Monday, 12 August 2013

Review : Lego Technic 9392 Quad Bike (Part 2)

There’s an old saying : “Where there’s a will, there’s a relative.”  And in the world of Lego, a variation might be, “Where there’s an ‘A’ model, there’s a ‘B’ model.

The Quad Bike lasted a week, but this morning it was dismantled, and I made a start on the second model, which is an off-road racer / dune buggy type vehicle.  Normally the ‘A’ model gets a stay of execution for a couple of weeks, but in this particular case :

a) I’d really enjoyed building it, and wanted to see if the ‘B’ model was as interesting, and

b) I’d picked up the Cuusoo ‘Back To The Future’ DeLorean last weekend, and promised myself I wouldn’t build it until I’d done the Quad Bike ‘B’.  (1)

In my limited experience of Technic, ‘B’ models have been pretty good, but relatively simple in comparison with the ‘A’ model, as they’re compromised.  Obviously the ‘A’ model can be built from any parts at all, as the designer has the entire range available to her / him.
However, when it comes to the second set, they have to work with what’s in front of them, and maybe one or two other parts at most.  So I don’t expect a whole bunch from a ‘B’ design.

At first glance, our Dune Buggy doesn’t look too far removed from the Quad Bike.  That double wishbone suspension at the front looks awfully familiar, then there’s some ‘stuff’ going on in the middle, and what looks suspiciously like a rear axle with a single spring suspension set up.  It’s the Quad Bike with the panels in a different place, isn’t it?

Well actually, no.  It’s not.

If anything, I enjoyed this more than the Quad Bike.

We start off with that front, double-wishbone setup again, and while it’s not identical to the Quad setup, it’s not a million miles away.  Then we get stuck into the ‘stuff in the middle’ and quite frankly, it’s complicated!

On reflection, maybe it wasn’t that bad (2), and it only seemed worse than it was because it was 8.30am on a Sunday morning, a time when I would usually be hitting the ‘Alarm off’ button, and contemplating at least another hour in the land of Nod.  But for reasons which now escape me, I was at the dining table building a Dune Buggy.

I was expecting the single cyclinder engine, used in the Quad Bike, to make an appearance here too, but no, it stays in the box.  The gubbins squirreled away in the middle of this model is yet another variation on the ‘hand of god’ steering mechanism.  It involves a couple of gearwheels, and something approximating the steering mechanism of my first build, the 9390 Mini Tow Truck, to articulate the front wheels.  I was a bit disappointed for a while - as mentioned previously, the range of steering on the Quad was pretty limited, and this appeared to be worse still.  However, after a bit of head scratching, and some poking about, I realised that one of the axle pins, that would eventually have a wheel attached to it, had slipped into the steering mechanism, and basically jammed it up, hence the lack of movement.  Some further poking about rectified the situation, and I’m happy to report that the steering’s actually pretty good.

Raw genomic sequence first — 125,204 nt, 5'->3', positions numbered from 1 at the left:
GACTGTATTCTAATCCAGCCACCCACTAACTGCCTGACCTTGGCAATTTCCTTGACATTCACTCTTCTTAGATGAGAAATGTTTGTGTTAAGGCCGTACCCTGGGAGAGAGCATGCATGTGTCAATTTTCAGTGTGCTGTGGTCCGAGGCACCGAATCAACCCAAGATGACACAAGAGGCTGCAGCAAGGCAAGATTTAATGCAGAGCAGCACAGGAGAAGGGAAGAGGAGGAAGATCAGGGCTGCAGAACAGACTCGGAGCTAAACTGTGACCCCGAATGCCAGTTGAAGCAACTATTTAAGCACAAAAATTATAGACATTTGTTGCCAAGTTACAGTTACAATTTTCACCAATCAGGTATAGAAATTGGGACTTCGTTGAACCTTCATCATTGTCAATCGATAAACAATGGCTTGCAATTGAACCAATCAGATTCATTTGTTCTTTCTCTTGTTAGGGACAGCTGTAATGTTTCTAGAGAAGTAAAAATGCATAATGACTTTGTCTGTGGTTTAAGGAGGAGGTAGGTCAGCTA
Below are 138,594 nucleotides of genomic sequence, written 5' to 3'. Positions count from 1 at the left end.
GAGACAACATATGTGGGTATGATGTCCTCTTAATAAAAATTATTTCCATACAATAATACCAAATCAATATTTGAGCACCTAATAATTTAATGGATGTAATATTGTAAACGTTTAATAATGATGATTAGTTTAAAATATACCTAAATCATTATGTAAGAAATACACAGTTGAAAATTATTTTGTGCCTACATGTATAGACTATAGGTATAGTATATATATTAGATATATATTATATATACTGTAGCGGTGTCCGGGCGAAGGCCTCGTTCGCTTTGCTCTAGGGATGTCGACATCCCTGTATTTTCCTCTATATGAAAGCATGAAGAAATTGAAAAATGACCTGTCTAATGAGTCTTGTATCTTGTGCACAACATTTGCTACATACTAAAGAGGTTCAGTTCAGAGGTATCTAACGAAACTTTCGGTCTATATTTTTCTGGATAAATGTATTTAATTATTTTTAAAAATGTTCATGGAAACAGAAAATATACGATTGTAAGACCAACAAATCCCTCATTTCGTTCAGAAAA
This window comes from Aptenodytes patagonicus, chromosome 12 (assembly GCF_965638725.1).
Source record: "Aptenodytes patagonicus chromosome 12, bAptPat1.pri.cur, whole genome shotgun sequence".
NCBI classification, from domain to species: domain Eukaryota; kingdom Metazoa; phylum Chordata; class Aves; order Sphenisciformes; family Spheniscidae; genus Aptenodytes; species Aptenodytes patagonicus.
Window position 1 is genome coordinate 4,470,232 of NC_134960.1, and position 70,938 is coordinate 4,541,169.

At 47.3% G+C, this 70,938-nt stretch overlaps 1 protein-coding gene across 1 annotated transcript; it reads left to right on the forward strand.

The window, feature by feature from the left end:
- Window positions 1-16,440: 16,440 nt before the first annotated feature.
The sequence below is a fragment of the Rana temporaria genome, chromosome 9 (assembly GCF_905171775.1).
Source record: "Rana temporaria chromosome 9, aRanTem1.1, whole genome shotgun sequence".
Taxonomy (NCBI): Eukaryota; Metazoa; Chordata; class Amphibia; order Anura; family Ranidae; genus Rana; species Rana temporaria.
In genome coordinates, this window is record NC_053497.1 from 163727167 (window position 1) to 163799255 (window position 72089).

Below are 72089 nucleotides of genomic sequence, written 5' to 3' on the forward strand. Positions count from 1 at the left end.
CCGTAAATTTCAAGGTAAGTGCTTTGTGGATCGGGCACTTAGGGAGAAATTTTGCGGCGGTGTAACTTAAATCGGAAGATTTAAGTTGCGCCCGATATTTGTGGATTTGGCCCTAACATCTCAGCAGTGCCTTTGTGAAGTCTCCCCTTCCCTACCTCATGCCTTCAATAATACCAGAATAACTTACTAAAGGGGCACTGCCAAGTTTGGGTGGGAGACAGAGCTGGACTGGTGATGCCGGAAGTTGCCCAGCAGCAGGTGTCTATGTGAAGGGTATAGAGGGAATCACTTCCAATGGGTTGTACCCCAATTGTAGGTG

The Dune Buggy definitely has all the interesting stuff going on up front.  As I suspected, at the rear is a relatively simple axle with cushioning via a single spring, and that’s about all there is to say about the back end.

A few bits and bobs to give the suggestion of a cabin and the model is finished off with the addition of the body plates.  In a neat touch, the ‘hand of god’ steering wheel is given a suitably rugged finish by wrapping a length of the chain round a gearwheel, rather than using the usual small wheel that I’ve seen on previous sets.

The Technic 9392 'B' Model - Dune Buggy

(Image courtesy of

Complaints?  Not really.  The only things I could see were :

a) As you steer the vehicle by the HOG wheel, there’s a tendency to pick it up by this too, except that it’s not as snug a fit as it might be, and so every time you do pick it up like that, the wheel comes off and you drop the Buggy.  Thanks to that chunky suspension, though, it bounces in a very satistfying manner.

b) The only other thing (which may not be a thing at all), is the rear axle.  The left-side rear wheel fits flush with the end of the axle, while the right hand side has a few millimetres of axle sticking out, which annoys the neat-freak in me.  The wheels look to be centred correctly in relation to the rest of the body, so I don’t believe that I’ve missed any spacers etc out, but it’s entirely possible.  Depending on whether it continues to bug me or not, I may have to take the back of it apart and rebuild it.

But that’s about it!  It can get a bit boring, reading reviews that constantly say ‘This is great, that’s great.  That other one is also great!’, but in this case, it most definitely is.  Less than £18.00 gets you a set with two very interesting builds that teach you something about wishbone suspension and then lets you drive it round the living room, leaping over things when your wife’s not looking.

Highly recommended.

~ ~ ~ ~ ~ ~ ~ ~ ~ ~ ~

(1) This second point may have been what swung it.

(2) I sincerely hope that this is the case otherwise the big sets, like the Supercar and Unimog, are going to be a nightmare.

1 comment:

  1. I called desperate because the bike is so heavy it would not make it up the hill. electric bikes